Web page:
News: Making Soy Sauce Takes Years of Fermentation with Mold & Yeast

Making Soy Sauce Takes Years of Fermentation with Mold & Yeast

Making Soy Sauce Takes Years of Fermentation with Mold & Yeast

Soy sauce is a sushi essential for most Americans and we don't often consider its exact origins whilst chowing down on that tuna roll.

The tasty sauce, which is made using koji from a mold culture called Aspergillus oryzae, and has been produced for thousands of years in the same Japanese town called Yuasa, Wakayama.

In a video directed by Mile Nagaoka, sushi-enthusiasts learn that Yuasa became the birthplace of soy sauce back in 1254, when a Buddhist monk returned from China with a recipe for vegetables-preserving miso. Soy sauce has four primary components: soy beans, wheat, salt, and water.

The fermentation process for soy sauce is enabled by the trusty culture koji, which also enhances the flavor of sake and miso. Indeed, this mold is so popular in Japanese culinary culture that it was given the title of "national fungus" by Dr. Eiji Ichishima of Tohoku University.

The mold used to ferment the soy sauce actually has a wealth of health benefits. Fermented foods are considered probiotics, which in some cases can aid digestion. Meanwhile, studies that have demonstrated that koji-rich foods like miso and soy sauce contain isoflavones that may help prevent cancer.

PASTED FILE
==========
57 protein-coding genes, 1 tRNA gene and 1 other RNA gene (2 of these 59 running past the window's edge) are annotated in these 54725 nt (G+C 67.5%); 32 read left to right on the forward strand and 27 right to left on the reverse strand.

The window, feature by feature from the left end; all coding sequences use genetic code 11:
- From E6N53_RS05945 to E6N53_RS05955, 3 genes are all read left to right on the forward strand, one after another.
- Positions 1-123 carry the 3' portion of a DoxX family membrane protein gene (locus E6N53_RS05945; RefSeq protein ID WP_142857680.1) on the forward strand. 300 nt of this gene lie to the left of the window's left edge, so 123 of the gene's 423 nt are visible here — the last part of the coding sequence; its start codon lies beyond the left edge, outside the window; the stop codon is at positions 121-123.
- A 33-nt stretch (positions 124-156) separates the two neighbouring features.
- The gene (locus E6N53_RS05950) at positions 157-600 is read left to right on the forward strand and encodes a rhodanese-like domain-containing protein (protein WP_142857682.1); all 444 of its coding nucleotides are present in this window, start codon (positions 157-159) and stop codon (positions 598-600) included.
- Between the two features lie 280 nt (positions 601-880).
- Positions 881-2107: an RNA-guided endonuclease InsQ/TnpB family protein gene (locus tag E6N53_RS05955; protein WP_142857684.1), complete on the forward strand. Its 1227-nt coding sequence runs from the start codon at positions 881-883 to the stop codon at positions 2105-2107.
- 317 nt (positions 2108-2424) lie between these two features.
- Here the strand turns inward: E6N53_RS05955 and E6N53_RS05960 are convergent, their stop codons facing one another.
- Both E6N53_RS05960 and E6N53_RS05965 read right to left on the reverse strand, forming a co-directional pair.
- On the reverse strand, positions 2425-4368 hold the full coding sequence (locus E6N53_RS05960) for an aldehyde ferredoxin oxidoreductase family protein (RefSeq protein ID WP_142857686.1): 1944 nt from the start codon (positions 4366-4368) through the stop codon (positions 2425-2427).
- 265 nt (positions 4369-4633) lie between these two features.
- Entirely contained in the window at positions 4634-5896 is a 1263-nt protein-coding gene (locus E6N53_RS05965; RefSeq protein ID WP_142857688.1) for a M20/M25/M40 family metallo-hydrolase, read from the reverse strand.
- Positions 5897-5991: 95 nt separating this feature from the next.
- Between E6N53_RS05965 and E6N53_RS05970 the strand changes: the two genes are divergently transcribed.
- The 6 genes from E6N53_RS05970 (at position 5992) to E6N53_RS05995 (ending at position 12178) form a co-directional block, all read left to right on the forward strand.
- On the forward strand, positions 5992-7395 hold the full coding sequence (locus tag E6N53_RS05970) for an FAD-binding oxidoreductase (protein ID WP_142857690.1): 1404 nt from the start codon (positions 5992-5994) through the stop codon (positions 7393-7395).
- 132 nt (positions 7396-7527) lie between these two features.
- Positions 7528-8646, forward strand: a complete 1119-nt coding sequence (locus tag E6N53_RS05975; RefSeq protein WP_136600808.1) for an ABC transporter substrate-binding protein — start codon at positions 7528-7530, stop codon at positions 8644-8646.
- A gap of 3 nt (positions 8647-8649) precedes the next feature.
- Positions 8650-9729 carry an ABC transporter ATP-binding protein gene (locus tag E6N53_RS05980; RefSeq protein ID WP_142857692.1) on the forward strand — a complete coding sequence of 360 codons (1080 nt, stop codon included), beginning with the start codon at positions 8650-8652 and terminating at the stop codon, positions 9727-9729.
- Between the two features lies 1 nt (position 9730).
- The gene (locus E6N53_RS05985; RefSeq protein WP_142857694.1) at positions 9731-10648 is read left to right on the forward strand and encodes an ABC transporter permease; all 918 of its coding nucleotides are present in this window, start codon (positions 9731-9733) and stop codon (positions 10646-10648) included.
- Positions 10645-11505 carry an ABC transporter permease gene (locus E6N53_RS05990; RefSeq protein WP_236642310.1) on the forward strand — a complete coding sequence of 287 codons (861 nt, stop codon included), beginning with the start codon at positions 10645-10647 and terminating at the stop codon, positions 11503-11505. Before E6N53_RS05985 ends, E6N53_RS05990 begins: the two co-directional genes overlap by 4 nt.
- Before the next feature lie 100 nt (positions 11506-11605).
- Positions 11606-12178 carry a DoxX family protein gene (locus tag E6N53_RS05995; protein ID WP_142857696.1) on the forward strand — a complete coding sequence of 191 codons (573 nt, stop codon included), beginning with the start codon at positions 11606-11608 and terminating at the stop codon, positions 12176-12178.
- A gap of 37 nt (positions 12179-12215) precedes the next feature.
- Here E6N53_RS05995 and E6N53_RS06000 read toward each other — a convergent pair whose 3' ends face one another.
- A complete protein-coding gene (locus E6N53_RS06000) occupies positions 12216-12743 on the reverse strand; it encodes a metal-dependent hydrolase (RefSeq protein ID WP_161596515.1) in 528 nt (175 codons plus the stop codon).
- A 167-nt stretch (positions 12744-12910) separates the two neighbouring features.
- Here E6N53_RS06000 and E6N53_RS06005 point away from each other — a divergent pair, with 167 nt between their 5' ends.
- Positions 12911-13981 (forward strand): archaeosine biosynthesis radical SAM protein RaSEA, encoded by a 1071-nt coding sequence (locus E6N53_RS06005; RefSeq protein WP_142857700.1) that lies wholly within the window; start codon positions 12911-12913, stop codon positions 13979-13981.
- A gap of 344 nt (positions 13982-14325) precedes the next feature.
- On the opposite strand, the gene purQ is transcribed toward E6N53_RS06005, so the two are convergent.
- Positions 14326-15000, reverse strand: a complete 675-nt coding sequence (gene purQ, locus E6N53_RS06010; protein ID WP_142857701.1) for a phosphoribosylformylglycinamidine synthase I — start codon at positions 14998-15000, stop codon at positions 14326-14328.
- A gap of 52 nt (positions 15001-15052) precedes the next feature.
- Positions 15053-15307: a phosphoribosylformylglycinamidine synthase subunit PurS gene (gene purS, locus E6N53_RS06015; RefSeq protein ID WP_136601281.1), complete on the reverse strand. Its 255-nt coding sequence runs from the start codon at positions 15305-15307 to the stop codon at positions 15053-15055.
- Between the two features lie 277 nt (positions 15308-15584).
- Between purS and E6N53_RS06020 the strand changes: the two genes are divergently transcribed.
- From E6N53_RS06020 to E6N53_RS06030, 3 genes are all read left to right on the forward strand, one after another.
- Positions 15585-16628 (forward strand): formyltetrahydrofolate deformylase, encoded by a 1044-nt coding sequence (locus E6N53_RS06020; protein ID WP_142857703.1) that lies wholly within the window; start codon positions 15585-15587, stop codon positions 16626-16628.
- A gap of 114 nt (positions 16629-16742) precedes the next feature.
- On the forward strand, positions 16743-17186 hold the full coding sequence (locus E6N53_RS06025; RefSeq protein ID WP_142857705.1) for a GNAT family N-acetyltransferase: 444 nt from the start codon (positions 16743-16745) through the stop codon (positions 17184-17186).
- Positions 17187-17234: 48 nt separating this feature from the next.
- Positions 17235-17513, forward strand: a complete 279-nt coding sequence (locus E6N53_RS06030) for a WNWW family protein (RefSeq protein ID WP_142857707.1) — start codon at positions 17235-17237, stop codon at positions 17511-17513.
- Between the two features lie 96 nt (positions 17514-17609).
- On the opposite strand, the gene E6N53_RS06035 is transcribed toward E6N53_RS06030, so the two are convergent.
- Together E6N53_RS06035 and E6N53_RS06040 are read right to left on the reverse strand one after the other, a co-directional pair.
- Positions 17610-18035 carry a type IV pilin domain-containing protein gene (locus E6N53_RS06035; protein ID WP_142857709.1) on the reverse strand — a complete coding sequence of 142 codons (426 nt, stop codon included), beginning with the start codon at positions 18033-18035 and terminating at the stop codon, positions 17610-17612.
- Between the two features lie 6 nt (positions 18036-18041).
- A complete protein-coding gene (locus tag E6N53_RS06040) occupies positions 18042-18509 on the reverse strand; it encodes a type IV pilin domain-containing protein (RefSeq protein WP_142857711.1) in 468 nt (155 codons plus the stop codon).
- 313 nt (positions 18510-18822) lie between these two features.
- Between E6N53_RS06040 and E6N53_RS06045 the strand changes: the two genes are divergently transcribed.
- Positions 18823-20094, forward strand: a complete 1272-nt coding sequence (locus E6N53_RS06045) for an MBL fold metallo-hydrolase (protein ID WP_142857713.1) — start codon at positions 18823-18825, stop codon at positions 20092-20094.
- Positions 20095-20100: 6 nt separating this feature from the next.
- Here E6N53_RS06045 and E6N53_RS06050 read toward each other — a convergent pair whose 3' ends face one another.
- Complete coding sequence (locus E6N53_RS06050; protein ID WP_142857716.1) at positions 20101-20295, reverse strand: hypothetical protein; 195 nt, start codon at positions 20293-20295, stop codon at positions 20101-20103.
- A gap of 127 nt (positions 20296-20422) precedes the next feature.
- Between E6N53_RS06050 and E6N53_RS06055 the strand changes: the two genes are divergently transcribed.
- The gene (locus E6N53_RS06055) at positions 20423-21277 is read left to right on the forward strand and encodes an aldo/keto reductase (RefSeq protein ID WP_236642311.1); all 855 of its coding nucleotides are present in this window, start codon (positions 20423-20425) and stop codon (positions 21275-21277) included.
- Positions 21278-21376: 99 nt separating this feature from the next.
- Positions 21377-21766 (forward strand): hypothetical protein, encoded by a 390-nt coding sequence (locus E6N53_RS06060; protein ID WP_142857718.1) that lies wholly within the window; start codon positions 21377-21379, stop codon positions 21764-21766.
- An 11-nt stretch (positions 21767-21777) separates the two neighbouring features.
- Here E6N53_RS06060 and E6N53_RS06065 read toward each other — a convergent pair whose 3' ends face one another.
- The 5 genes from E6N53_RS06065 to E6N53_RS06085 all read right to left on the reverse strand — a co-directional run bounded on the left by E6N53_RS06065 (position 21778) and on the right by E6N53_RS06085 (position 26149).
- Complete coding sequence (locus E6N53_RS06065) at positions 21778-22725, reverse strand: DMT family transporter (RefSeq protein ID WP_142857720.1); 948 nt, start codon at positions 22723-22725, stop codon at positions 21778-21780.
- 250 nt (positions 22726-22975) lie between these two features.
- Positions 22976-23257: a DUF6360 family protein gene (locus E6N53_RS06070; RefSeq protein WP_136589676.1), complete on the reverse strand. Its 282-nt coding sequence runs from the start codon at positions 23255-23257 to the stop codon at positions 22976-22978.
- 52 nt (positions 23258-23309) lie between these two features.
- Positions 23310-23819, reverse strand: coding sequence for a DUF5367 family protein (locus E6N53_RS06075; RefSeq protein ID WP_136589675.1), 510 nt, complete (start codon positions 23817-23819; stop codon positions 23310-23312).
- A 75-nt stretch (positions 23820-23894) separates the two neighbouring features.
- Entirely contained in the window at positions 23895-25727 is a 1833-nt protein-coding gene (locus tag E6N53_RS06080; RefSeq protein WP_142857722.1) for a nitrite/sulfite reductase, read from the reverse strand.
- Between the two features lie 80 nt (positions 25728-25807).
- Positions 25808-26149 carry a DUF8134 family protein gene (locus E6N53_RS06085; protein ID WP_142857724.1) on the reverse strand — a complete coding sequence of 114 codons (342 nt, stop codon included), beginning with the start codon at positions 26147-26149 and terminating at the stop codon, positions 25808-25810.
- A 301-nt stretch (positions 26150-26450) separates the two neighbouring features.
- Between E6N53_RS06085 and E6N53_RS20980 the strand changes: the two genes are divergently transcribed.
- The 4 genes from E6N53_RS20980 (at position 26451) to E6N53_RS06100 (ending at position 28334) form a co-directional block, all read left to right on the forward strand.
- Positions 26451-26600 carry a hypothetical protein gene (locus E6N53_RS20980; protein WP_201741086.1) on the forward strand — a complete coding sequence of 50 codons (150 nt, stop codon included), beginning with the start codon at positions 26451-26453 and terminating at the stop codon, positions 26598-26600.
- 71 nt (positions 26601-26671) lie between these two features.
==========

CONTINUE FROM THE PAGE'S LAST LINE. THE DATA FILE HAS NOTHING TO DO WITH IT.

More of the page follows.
Here in the artisan tradition of making soy sauce, summarized in a few easy steps:

  1. Mix steamed soy beans and roasted wheat with the koji mold.
  2. Store mix for 4 days (the koji mold will break down the sugars in the grain for fermentation).
  3. Mix koji base with salt and water. Put it into a huge wooden barrel to ferment from 18 months to three and a half years.
  4. Mix mash regularly by hand, while natural yeast from the environment acts as a fermenting agent.
  5. After 18 months, or more, pour the fermented mash into cloth bags and press to extract the liquid.
  6. Heat in traditional iron pot over a fire of red pine logs for half a day and take off the scum by hand.
  7. The resulting soy sauce is bottled and shipped.
Cover image via Mile Nagaoka/Vimeo

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